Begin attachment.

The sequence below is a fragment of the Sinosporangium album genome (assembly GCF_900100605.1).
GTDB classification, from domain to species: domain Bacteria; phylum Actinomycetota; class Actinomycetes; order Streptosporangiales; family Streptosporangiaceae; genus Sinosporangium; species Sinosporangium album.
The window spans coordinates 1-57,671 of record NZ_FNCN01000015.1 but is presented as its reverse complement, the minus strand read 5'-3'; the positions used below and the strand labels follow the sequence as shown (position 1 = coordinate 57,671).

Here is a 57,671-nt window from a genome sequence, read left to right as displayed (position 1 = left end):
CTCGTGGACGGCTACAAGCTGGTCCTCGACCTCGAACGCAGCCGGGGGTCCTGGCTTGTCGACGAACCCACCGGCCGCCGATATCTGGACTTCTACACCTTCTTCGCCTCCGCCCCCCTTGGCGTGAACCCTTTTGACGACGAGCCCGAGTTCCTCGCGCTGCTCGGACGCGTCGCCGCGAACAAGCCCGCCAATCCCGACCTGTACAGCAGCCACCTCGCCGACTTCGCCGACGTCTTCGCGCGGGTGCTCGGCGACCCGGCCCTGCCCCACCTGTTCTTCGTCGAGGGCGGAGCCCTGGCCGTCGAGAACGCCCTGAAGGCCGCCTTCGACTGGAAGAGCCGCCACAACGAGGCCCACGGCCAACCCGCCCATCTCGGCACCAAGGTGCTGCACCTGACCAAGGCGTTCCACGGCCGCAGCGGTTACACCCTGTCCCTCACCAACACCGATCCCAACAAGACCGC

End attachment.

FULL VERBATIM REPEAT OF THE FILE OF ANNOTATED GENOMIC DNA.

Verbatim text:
The sequence below is a fragment of the Sinosporangium album genome (assembly GCF_900100605.1).
GTDB classification, from domain to species: domain Bacteria; phylum Actinomycetota; class Actinomycetes; order Streptosporangiales; family Streptosporangiaceae; genus Sinosporangium; species Sinosporangium album.
The window spans coordinates 1-57,671 of record NZ_FNCN01000015.1 but is presented as its reverse complement, the minus strand read 5'-3'; the positions used below and the strand labels follow the sequence as shown (position 1 = coordinate 57,671).

Here is a 57,671-nt window from a genome sequence, read left to right as displayed (position 1 = left end):
CTCGTGGACGGCTACAAGCTGGTCCTCGACCTCGAACGCAGCCGGGGGTCCTGGCTTGTCGACGAACCCACCGGCCGCCGATATCTGGACTTCTACACCTTCTTCGCCTCCGCCCCCCTTGGCGTGAACCCTTTTGACGACGAGCCCGAGTTCCTCGCGCTGCTCGGACGCGTCGCCGCGAACAAGCCCGCCAATCCCGACCTGTACAGCAGCCACCTCGCCGACTTCGCCGACGTCTTCGCGCGGGTGCTCGGCGACCCGGCCCTGCCCCACCTGTTCTTCGTCGAGGGCGGAGCCCTGGCCGTCGAGAACGCCCTGAAGGCCGCCTTCGACTGGAAGAGCCGCCACAACGAGGCCCACGGCCAACCCGCCCATCTCGGCACCAAGGTGCTGCACCTGACCAAGGCGTTCCACGGCCGCAGCGGTTACACCCTGTCCCTCACCAACACCGATCCCAACAAGACCGC